3. One Visa card because the account is 20 years old; long standing accounts improve credit scores. I use it once in a while just to keep it active. It has the highest interest rate and a pretty good limit. It gets paid off every month.
4. Two Mastercard cards because they have very low interest rates that I use whenever I buy something that might take a few months to pay off. The limits are pretty good, but lower than the other two above.
5. Cards for Lowes and Home Depot, because they both offer 'x months same as cash'. I use them for things around the house that are expensive that I can budget and pay off in the next 3-6 months. And I never pay any interest charges because I always pay them off on time.
6. A card for my FSA that I use to charge medical expenses to. No interest rate, and I get a tax break.
7. Four gas cards, because I like to use them to get gas. They have small credit limits and get paid off every month. I have four because that means that wherever I go in the US, the odds are that there will be one of those gas stations. Reduces fraud since the limits are very low and can only be used at limited places, and not online. I also play a game where I don't use a card the last two weeks of it's billing cycle. This lets me push off paying for gas a little bit more. Doesn't really save me any money, I just like to do it. It feels like I'm winning something.
I don't have any store credit cards, like Kohls or Macys, simply because I never buy anything there that I either pay cash for, or that I can't use my other cards for.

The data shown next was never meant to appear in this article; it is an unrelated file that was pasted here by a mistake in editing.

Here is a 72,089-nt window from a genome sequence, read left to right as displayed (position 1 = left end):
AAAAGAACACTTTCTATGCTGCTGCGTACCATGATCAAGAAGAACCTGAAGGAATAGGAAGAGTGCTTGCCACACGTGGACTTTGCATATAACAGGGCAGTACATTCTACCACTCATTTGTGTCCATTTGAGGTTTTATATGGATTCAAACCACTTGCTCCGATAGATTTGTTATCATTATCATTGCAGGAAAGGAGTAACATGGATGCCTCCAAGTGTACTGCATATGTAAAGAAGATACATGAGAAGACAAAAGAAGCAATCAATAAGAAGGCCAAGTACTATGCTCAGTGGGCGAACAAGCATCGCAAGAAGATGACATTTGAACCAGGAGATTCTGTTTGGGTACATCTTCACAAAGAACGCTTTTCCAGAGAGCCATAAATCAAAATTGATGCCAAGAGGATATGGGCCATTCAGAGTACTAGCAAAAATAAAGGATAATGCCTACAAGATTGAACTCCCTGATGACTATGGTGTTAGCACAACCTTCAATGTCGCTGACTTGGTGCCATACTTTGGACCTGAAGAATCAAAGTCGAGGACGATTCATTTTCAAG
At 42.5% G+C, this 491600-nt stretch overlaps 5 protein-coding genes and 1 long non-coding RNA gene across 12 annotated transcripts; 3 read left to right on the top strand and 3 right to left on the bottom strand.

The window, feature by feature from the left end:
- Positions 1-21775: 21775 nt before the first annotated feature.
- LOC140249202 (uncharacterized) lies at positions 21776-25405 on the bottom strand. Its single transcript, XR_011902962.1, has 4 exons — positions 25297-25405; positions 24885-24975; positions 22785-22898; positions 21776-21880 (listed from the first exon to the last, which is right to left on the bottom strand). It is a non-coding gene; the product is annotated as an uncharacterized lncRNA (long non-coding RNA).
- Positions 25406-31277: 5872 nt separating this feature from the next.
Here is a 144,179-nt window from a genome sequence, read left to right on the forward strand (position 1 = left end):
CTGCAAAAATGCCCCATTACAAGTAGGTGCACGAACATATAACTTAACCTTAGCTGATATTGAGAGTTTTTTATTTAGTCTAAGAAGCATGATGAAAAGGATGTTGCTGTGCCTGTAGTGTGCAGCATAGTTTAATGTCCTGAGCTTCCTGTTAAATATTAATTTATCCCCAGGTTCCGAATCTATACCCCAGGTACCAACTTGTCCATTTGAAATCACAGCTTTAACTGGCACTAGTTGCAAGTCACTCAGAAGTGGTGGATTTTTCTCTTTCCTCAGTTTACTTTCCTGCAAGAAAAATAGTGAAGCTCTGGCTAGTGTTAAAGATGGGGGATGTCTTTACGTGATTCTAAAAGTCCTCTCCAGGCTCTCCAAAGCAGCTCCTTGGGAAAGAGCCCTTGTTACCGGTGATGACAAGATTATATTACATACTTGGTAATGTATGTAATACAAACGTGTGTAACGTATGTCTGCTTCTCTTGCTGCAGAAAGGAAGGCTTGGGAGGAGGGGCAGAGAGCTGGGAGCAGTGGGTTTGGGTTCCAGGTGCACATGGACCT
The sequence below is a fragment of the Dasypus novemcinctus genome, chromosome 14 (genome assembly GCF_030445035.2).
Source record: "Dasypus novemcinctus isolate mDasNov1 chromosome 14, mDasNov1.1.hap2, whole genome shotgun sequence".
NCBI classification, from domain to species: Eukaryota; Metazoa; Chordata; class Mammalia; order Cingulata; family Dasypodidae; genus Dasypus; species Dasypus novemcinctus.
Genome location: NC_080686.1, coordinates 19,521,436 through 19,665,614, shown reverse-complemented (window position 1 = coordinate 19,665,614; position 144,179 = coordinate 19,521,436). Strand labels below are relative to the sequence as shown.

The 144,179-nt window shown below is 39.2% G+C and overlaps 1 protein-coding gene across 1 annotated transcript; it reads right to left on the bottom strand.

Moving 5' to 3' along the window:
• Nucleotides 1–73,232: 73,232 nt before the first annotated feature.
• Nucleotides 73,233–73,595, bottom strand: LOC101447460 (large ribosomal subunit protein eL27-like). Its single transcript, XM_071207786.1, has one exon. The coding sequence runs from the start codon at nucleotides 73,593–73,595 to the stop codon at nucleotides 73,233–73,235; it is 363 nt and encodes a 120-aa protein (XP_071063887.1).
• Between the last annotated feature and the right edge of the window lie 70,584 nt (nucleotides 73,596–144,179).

I keep all of the actual credit cards because it allows me to have a higher credit balance without impacting my credit score. Yet no single card, if stolen (other than the Amex) has that high a limit. Having $4000 outstanding on a $5000 card brings your score down less than having $5000 outstanding on several cards with a total limit over $15K. And if I'm hardly paying any interest on the $5000, because most of it is either paid off every month or on a 3-6 months same-as-cash incentive, why not??? Your credit score is based on how you handle credit, not whether or not you've ever been late. Keeping it as high as possible means lower rates on cars, houses, and credit cards. I usually qualify for the 0% rates on cars and most of my credit cards are in the sub-12% range. Which is irrelevant since I rarely pay interest anyway.